Tana Toraja (Tator) is a unique travel destination, located in the South of Sulawesi, Indonesia. It is about 8 hours driving from Makassar airport. This mountainous region saw its touristic attendance increased in the early 2000s after the Bali bombing. Until today, Tator remains an alternative holiday destination, original, less crowded with magnificent landscapes. We had the chance to visit from July 19th to 21st, 2015.
Toraja comes from the word “to riaja” in Bugis language means people of the Highland. The majority of the indigenous is Christians, and the remaining are Muslims and Animist belief. The climate is cooler than Bali (obviously, we are in the mountains!) a pull-over is more than appreciated during early morning and evening.
Rantepao is both a city and capital of the north part of Toraja, well known as a cultural center for the Torajans. Since the area opened for tourism in 1970, Rantepao is the center point of all the touristic activities in the region.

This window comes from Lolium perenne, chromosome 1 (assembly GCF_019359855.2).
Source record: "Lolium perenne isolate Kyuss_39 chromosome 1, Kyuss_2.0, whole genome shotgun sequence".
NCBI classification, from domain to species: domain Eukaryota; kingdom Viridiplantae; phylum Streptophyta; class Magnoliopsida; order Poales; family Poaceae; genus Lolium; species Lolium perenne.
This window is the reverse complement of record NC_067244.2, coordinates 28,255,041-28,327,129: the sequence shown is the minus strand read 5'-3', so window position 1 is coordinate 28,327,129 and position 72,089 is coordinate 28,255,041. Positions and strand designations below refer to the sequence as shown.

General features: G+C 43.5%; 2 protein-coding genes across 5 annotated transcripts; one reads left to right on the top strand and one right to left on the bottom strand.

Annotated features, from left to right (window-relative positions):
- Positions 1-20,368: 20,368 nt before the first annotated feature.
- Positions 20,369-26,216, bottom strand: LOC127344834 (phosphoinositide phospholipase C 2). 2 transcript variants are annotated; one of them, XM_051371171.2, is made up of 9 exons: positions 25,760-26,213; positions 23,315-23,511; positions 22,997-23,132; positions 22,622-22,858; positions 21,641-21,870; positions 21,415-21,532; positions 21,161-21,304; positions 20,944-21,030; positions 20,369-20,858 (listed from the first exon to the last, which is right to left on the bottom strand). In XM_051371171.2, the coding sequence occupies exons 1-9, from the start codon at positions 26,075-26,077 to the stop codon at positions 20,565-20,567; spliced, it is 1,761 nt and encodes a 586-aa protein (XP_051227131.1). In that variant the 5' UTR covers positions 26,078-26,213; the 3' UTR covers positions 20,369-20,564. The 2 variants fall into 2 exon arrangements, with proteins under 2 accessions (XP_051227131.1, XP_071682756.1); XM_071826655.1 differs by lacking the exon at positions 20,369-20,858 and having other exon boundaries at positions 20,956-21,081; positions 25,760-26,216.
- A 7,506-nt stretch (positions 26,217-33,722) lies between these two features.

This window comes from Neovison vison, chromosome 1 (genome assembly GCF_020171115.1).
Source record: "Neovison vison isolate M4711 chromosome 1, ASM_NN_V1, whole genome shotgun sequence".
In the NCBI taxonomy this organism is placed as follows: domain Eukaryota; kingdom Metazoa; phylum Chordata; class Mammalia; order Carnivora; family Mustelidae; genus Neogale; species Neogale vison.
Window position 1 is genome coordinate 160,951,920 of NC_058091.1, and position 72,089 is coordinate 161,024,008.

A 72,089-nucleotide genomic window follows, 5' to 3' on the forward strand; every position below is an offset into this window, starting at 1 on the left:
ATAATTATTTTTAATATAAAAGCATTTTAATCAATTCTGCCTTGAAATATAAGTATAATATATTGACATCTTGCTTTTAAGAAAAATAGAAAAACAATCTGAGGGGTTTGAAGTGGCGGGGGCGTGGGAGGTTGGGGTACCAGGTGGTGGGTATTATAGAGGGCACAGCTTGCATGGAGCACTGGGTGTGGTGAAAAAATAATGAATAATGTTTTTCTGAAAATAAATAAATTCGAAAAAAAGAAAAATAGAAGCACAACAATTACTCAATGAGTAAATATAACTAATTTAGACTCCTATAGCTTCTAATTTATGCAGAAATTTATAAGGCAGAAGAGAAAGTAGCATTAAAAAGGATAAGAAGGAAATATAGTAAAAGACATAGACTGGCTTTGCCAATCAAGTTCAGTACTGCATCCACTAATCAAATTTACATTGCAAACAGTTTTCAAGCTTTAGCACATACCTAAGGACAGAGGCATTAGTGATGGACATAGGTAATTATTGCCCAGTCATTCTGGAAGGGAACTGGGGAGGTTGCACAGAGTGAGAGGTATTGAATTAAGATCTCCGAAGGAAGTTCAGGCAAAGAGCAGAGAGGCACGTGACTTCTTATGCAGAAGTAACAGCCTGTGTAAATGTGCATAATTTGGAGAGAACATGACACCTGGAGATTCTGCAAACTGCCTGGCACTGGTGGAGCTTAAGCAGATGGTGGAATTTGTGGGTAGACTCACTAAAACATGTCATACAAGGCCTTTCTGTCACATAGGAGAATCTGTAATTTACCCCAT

We started our journey in the city of Barru, a few 200 kilometers south of Rantepao.
Day 1: Barru –> Ke’te’ Kesu’
We are leaving Barru, a small city two hours north of Makasar, around 9:00 A.M.
There are around 200 kilometers from our next destination, with the road is tiny, bumpy and full of holes. Six hours and a few toilet stops later, we finally arrive in Kabupaten North Toraja in the afternoon.
After having lunch, we decide to visit the small village of Ke’te’ Kesu’, just a few kilometers away. We arrived there around 16:00 P.M. and it was packed with a lot of tourists. The parking is not well maintained and the access roadway too small to allow a 2-ways circulation. We spent more time trying to access the site and park than the actual visit.
The village of Ke’te’ Kesu’ (said to be over 400 years old) is still in exquisite conditions. Traditional houses called Tongkonan are arranged in a row and opposite of each Tongkonan is a rice barn with a similar model but smaller.